Love Parade: Former Duisburg mayor denies blame for deadly festival stampede | News | DW | 02.05.2018

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Love Parade: Former Duisburg mayor denies blame for deadly festival stampede

The former Duisburg mayor has denied any involvement in planning the 2010 Love Parade festival, in which 21 people were killed during a stampede. The ex-mayor is not among the six city officials facing criminal charges.

Adolf Sauerland, former mayor of the German city of Duisburg, told a court on Wednesday that he bore no responsibility for the planning errors that saw 21 people crushed to death at the Love Parade music festival during his time in office in 2010.

Testifying as witness before a court in Dusseldorf, Sauerland said he was "not active in the approval process," and that he "did not have to issue or prepare any permit" in the lead up to the techno festival.

Read more: Survivors describe painful memories of Love Parade disaster

Sauerland appeared as witness in a criminal case brought against six Duisburg city employees and four festivals organizers, in what is set to be one of Germany's largest ever trials. Sauerland, however, faces no charges.

Twenty-one people were crushed to death and a further 652 were injured at the Love Parade in Duisburg in 2010, after hundreds of thousands of festival-goers hit a bottleneck at one of the tunnels leading to the festival grounds.

Sauerland refused to take any political responsibility for the accident and was accused of showing a lack of empathy to the victim's families. He was subsequently voted out of office by referendum in 2012.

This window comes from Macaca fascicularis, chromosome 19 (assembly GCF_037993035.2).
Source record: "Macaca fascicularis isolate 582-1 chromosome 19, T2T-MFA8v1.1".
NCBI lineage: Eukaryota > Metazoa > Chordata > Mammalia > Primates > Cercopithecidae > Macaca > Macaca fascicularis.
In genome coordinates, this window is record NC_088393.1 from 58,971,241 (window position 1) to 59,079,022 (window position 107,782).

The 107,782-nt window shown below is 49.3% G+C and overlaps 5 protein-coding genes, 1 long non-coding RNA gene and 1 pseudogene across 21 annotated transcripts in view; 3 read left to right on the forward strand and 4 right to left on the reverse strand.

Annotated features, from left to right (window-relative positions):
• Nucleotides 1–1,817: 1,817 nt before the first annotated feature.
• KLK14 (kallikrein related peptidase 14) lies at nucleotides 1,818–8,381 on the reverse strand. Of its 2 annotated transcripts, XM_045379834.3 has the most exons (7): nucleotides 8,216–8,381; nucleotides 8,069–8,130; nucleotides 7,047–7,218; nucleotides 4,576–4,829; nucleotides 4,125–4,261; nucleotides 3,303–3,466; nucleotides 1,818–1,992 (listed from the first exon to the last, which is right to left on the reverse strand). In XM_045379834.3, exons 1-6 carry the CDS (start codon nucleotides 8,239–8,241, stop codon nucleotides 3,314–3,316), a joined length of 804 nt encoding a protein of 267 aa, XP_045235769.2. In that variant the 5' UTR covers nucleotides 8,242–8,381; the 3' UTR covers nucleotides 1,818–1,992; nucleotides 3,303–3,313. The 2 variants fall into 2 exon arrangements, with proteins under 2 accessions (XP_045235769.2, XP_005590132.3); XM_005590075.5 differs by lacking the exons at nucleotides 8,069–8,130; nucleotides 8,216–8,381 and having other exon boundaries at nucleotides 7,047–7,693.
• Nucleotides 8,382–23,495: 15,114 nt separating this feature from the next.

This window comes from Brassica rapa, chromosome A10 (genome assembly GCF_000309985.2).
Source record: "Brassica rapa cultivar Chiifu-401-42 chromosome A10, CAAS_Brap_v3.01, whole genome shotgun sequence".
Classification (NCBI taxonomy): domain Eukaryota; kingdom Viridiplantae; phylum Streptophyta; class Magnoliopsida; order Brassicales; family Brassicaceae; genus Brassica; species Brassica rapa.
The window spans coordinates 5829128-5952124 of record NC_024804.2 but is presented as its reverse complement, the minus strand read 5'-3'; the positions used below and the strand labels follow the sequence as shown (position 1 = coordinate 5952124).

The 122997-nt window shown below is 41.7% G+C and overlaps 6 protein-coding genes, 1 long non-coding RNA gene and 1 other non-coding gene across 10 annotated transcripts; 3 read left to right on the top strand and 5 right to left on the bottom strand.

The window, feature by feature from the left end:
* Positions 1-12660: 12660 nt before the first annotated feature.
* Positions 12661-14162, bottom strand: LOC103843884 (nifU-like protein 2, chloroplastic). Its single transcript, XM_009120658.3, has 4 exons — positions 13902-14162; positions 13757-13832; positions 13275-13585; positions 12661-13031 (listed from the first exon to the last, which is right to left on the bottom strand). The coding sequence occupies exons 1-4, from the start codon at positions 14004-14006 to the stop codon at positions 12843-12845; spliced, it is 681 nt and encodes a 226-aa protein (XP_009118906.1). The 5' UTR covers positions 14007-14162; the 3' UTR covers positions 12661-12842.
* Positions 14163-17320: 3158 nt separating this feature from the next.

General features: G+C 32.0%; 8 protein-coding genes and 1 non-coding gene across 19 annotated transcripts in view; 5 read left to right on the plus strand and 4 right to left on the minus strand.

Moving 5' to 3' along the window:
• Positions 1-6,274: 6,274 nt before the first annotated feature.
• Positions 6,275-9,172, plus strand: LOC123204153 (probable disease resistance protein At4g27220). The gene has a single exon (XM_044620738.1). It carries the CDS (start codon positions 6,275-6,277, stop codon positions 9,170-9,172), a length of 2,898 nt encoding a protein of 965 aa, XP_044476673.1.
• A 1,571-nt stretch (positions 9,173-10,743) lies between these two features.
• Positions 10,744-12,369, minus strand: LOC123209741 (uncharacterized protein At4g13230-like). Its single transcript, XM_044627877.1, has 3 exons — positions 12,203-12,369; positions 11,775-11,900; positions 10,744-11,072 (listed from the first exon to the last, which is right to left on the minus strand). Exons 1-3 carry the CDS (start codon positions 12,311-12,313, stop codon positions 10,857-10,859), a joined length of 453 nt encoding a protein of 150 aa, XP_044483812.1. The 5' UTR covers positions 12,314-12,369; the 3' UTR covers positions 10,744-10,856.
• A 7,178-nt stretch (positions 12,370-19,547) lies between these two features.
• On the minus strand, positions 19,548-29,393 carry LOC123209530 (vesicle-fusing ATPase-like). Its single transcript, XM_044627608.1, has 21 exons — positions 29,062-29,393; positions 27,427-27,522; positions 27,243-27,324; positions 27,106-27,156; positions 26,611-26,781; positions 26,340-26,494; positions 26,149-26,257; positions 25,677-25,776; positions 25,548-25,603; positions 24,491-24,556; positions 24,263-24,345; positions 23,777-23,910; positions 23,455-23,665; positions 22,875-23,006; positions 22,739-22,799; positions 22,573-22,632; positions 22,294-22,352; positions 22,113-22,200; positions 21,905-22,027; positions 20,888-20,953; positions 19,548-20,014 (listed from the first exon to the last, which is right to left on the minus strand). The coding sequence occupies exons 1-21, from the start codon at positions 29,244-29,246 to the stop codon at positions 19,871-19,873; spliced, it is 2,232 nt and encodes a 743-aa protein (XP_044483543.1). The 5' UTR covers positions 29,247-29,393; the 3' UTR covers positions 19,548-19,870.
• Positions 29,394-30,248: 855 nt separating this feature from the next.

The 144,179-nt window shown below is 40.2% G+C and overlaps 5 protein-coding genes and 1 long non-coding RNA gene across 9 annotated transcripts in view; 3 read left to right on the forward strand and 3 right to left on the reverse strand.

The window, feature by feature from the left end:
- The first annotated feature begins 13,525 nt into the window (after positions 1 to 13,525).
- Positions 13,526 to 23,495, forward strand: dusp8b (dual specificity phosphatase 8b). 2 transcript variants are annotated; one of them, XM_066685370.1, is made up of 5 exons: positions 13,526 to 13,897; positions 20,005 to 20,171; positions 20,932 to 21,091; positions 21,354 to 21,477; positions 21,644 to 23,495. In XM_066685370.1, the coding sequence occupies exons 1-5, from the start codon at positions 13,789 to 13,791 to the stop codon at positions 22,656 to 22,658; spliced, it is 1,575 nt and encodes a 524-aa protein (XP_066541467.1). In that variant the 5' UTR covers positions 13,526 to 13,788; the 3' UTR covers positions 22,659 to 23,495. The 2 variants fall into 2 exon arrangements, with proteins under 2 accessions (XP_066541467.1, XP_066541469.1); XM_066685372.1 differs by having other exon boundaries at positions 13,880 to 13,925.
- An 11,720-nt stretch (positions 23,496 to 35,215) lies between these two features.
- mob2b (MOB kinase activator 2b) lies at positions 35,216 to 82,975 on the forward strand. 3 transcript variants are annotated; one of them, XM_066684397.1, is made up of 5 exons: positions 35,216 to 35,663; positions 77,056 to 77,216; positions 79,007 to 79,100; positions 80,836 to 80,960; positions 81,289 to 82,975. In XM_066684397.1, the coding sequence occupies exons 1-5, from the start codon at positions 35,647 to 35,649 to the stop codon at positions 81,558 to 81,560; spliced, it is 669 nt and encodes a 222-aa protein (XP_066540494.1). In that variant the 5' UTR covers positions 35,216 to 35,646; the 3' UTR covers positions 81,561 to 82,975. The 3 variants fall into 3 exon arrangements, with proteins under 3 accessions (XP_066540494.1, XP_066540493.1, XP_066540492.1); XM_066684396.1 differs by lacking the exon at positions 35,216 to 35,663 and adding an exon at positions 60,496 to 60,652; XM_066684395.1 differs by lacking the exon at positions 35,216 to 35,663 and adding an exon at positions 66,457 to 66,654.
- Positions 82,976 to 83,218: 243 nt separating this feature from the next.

Judge confounded

Chief presiding judge Mario Plein expressed his dismay that Sauerland, as Duisburg's sitting mayor, could have had so little knowledge of the planning ahead the event. "We are not talking about the Flea market in Duisburg-Marxloh," Plein said, referring to an area on the eastern side of the city. "We're talking about the Love Parade. This is what's difficult to understand."

Previous editions of the Love Parade had seen more than a million party-goers take to the streets in Berlin, Essen and Dortmund. Similar numbers were expected to travel to Duisburg for the 2010 festival.

The former mayor responded by saying that "ultimately, the question was whether the event was eligible for approval or not."

Read more: The businessman behind the ill-fated Love Parade

Sauerland admitted that he had initially raised the idea before the city council that Duisburg should apply to host that year's parade, provided that a suitable plot of land could be found. The council approved the measure by a large majority, including Sauerland's own vote.

Once a former freight station grounds was confirmed as the festival's venue, Sauerland said he left the planning to the relevant officials, although his spokesman did take part in some of the Love Parade planning meetings. 

Read more: Love Parade disaster: Looking those responsible in the eye

Warnings ignored

Sauerland also told the court that Duisburg's police chief at the time had warned that hosting such a large-scale music event was unfeasible in a city of Duisburg's size and structure. Sauerland said he had asked city officials to evaluate those warnings and at the time had assumed that this had been done. However, he admitted that he had no knowledge of the city council's findings, or if a probe was ever undertaken.

The trial is set to be one of Germany's largest in the post-war period. Seventy lawyers – 32 representing defendants and 38 representing 65 joint plaintiffs, mainly relatives of those killed — were in the courtroom on Wednesday to hear Sauerland's testimony. 

The number of lawyers and plaintiffs involved saw the case moved from the regional court in Duisburg to a 500-capacity convention hall in Dusseldorf.

Watch video 01:49

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